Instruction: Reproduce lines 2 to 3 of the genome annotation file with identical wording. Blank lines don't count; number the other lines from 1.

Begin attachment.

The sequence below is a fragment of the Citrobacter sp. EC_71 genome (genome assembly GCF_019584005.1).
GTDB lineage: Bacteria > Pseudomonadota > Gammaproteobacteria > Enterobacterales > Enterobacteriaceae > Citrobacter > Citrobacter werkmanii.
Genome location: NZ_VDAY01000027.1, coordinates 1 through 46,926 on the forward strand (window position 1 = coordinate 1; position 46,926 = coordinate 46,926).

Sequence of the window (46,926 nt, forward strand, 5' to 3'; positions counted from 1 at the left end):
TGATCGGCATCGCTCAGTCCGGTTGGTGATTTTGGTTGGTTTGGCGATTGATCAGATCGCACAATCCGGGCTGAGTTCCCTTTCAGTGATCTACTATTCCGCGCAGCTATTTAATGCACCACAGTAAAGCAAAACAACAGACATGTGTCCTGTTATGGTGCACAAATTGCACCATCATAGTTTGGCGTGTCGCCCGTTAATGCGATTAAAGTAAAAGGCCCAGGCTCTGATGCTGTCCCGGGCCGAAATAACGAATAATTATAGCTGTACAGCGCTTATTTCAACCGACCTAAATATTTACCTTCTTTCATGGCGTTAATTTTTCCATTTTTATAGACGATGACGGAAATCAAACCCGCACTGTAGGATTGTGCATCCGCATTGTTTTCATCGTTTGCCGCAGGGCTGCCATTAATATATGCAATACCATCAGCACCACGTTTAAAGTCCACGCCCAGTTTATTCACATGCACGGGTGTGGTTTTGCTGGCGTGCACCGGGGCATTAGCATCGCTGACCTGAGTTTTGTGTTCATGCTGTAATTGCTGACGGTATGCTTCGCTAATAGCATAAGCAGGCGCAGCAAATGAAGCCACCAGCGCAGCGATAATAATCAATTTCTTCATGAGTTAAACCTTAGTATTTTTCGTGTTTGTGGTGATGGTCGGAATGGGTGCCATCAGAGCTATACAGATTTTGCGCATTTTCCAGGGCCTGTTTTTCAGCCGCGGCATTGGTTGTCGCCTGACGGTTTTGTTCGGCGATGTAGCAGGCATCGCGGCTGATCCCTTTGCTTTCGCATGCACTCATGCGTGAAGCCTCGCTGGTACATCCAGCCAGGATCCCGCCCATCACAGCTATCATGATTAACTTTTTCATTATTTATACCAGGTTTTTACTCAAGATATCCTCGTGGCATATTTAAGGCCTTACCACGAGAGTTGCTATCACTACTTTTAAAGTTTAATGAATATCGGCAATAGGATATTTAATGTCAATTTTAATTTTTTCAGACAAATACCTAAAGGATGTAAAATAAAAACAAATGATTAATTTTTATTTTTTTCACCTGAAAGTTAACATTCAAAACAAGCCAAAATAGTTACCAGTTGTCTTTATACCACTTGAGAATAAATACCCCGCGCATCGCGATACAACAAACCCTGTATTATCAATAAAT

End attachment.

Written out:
GTDB lineage: Bacteria > Pseudomonadota > Gammaproteobacteria > Enterobacterales > Enterobacteriaceae > Citrobacter > Citrobacter werkmanii.
Genome location: NZ_VDAY01000027.1, coordinates 1 through 46,926 on the forward strand (window position 1 = coordinate 1; position 46,926 = coordinate 46,926).